Signed, sealed, delivered: ‘world’s largest’ private collection of celebrity autographs to be auctioned June 25

Published on

Britain’s king of the autograph hounds is parting with his 70-year collection of more than 100,000 signatures from 60,000 different celebrities

STANSTED MOUNTFICHET, UK – What may very well be the world’s largest private collection of autographs is currently offered in an online auction that closes on Sunday, June 25. The Clive Bullimore Autograph Collection includes the signatures of around 60,000 different celebrities, amassed by a former stockbroker over a period of more than 70 years. The massive assemblage representing a who’s who of 20th century pop culture is expected to make in excess of £100,000 ($127,600) in the sale, which is being conducted by the British auction house Sworders.

Tiger Woods autograph. Estimate: £80-£120 ($100-$155)
Tiger Woods autograph. Estimate: £80-£120 ($100-$155)

For Clive, who began autograph-hunting in the early 1950s at the age of 17, collecting has been a lifelong passion. He was hugely dedicated. From Monday to Friday he would commute from the small Hertfordshire town of Hoddesdon to his job at the London Stock Exchange, but on Saturdays he would return to London for a different mission: to visit the smart hotels, theaters, record stores and TV studios where celebrities might be found. Typically, he would scan the press for tips and exchange weekly information with fellow autograph addicts. Sometimes he would just turn up at the BBC studios and leave it to luck. As for those Hollywood stars who rarely visited the UK, Clive would send off a letter with a stamped addressed envelope, asking for a signed photograph or personal note.

Clive continued collecting for several decades after his retirement in 1992, after which time the Internet became a huge resource for him. However, he also continued to travel for his hobby and says he has had many thousands of face-to-face meetings with actors, musicians, professional athletes, politicians and other public figures. Clive was autograph-hunting in London when the COVID lockdown was announced. He returned home and spent most of next two years indoors, in isolation with his wife. It was during that time that the collection was organized and the decision made to prepare it for sale.

The vast collection, which numbers more than 100,000 autographs from roughly 60,000 different people, will be offered by Sworders in 600 lots arranged into three distinct categories.

There are around 100 lots of individual autograph albums that each contain multiple and varied signatures. Most are estimated at around £200-£300 ($255-$380) each. They include, for example, a 78-page album featuring the signatures of Jack Bruce (Cream), Nick Rhodes (Duran Duran), Slash (Guns N Roses), Robin Gibb (the Bee Gees) and Suggs (Madness). A 62-page album was signed by Elaine Paige, Colin Firth, Yoko Ono, Meat Loaf, Jean-Claude Van Damme, and many others.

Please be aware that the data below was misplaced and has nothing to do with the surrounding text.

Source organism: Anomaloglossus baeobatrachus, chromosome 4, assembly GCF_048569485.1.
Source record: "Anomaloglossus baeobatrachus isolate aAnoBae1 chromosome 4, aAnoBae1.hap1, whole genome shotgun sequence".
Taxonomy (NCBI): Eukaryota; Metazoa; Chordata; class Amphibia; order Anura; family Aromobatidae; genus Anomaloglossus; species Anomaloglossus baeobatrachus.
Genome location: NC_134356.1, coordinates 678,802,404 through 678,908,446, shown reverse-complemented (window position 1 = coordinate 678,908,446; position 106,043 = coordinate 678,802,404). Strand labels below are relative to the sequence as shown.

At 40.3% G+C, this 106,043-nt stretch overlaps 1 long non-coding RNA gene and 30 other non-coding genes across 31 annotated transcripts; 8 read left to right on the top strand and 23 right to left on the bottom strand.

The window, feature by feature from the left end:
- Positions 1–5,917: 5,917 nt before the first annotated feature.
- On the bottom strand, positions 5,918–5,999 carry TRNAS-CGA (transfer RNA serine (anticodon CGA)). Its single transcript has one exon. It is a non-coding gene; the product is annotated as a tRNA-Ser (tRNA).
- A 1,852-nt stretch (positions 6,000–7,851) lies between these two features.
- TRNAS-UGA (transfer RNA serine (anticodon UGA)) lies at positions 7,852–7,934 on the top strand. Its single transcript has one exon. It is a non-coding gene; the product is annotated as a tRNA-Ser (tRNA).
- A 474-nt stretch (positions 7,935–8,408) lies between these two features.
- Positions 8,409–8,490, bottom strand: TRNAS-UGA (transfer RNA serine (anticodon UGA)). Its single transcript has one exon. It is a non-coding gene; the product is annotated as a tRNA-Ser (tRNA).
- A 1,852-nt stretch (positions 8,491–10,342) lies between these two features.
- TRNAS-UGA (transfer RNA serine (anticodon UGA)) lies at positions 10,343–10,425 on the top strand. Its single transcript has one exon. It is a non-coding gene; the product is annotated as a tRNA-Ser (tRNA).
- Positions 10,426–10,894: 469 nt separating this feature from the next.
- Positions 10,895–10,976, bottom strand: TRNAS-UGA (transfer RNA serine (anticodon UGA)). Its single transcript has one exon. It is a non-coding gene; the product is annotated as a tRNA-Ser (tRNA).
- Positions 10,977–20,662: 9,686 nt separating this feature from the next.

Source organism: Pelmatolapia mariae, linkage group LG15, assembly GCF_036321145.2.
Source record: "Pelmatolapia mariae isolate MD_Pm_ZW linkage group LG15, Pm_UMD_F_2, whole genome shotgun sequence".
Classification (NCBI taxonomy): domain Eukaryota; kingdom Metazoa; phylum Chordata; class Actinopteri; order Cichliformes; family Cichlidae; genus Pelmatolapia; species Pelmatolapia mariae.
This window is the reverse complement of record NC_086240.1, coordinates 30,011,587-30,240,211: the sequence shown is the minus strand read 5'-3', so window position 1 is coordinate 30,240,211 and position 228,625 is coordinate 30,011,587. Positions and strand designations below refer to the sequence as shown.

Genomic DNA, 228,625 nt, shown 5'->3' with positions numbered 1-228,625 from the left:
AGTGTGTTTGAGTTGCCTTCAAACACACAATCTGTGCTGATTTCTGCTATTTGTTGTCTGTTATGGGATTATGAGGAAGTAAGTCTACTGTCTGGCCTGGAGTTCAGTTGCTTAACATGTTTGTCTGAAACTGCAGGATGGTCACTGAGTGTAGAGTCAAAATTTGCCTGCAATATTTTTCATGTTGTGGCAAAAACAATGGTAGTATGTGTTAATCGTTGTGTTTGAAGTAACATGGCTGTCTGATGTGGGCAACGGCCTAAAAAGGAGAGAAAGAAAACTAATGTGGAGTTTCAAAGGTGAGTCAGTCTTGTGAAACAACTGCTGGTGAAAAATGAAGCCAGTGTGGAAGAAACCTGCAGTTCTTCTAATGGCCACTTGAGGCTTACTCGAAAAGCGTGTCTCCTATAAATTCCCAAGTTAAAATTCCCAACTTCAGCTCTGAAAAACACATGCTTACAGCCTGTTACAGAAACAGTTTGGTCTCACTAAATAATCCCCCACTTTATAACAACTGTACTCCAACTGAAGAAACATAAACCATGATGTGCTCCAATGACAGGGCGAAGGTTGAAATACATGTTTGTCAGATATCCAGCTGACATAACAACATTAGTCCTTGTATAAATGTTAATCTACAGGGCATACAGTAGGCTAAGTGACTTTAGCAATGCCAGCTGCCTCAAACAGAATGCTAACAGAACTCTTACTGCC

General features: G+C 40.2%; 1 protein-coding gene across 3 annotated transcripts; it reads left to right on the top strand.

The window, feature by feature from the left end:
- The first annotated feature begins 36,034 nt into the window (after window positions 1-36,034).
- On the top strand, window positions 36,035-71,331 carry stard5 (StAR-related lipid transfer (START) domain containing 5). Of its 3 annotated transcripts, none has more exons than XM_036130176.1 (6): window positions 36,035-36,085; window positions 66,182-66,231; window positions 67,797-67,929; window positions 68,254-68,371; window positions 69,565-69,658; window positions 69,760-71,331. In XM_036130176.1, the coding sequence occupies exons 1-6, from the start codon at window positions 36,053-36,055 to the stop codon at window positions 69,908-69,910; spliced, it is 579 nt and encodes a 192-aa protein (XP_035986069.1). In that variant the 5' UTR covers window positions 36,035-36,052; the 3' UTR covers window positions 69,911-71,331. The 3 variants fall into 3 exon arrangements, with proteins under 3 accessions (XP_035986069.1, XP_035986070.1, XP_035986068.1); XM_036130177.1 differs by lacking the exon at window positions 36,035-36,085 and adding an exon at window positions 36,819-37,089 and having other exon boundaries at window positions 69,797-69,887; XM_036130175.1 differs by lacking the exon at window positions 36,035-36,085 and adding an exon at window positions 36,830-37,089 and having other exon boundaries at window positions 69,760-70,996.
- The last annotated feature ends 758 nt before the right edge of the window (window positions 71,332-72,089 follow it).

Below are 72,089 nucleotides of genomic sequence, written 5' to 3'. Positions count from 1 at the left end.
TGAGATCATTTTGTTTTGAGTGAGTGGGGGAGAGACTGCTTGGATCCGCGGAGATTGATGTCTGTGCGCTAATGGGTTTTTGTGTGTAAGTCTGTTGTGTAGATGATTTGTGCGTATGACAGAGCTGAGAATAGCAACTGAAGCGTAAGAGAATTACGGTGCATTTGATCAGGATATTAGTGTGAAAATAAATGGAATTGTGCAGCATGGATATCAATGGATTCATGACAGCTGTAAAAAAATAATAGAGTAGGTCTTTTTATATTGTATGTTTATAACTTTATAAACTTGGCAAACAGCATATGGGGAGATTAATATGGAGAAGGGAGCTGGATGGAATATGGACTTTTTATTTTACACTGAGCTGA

There are also rows of binders packed with plastic envelopes containing signed photographs, flyers and autographed letters. Most have been arranged into themes or categories.

Of particular appeal to science-fiction fans is a lot comprising photos of 13 members of the Star Trek cast, 47 signatures from the cast of Dr Who and 33 from actors in the Star Wars franchise. It is expected to bring £400-£600 ($510-$760).

A series of signed photos and flyers by James Bond franchise actors including signatures of Sean Connery, Roger Moore, George Lazenby and Pierce Brosnan has an auction guide of £400-£800 ($510-$1,020). Clive ranks Roger Moore as being among the nicest of all the celebrities he has met. A particular draw to this lot is a set of seven postcards, one each for Moore’s Bond films, all signed by the star.

Close to half of the photographs were images taken by the collector himself. A group of 71 different photos of women musicians – an eclectic mix that includes Dolly Parton, Linda McCartney, Diana Ross, Nana Mouskouri, and Dame Vera Lynn – is expected to sell for £400-£600 ($510-$760).

Within the sporting section are three autographs signed by soccer legend George Best and most of the 1966 World Cup winning team. 

Also in the collection are 68 lots of vinyl records – most of them relatively early pressings – signed by some or all of the artists who created them. A copy of Let It Bleed by The Rolling Stones signed by Bill Wyman, Charlie Watts and Ronnie Wood is among the most valuable single items with a guide of £200-£400 ($255-$510). Packed with girl power at £300-£600 ($380–$760) is a collection of 40 video cassettes, records and CDs by the Spice Girls, most of them signed by one or more members of the quintet. 

The owner also met Amy Whitehouse on a number of occasions. A card inscribed “Hiya Clive! Happy new year Amy xx” is offered together with a copy of the single Take the Box inscribed “Hi Clive! nice to see you again! God bless Amy xx.” These are estimated at £200-£400 ($255-$510).

Clive says it was the thrill of the chase and the making of memories and friendships that fired his collecting rather than any notion of investment or value. He has not previously sold any of his autographs, although he often swapped duplicates with fellow collectors. He has relatively few gaps in the archive, and his few regrets are not having acquired the signatures of Marlon Brando or Madonna.

Clive’s family have chosen to keep just a few treasures of the collection that are especially meaningful to them. For example, his grandson has a book signed by Muhammed Ali.

Visit Sworders online at

Media Source

More in the auction industry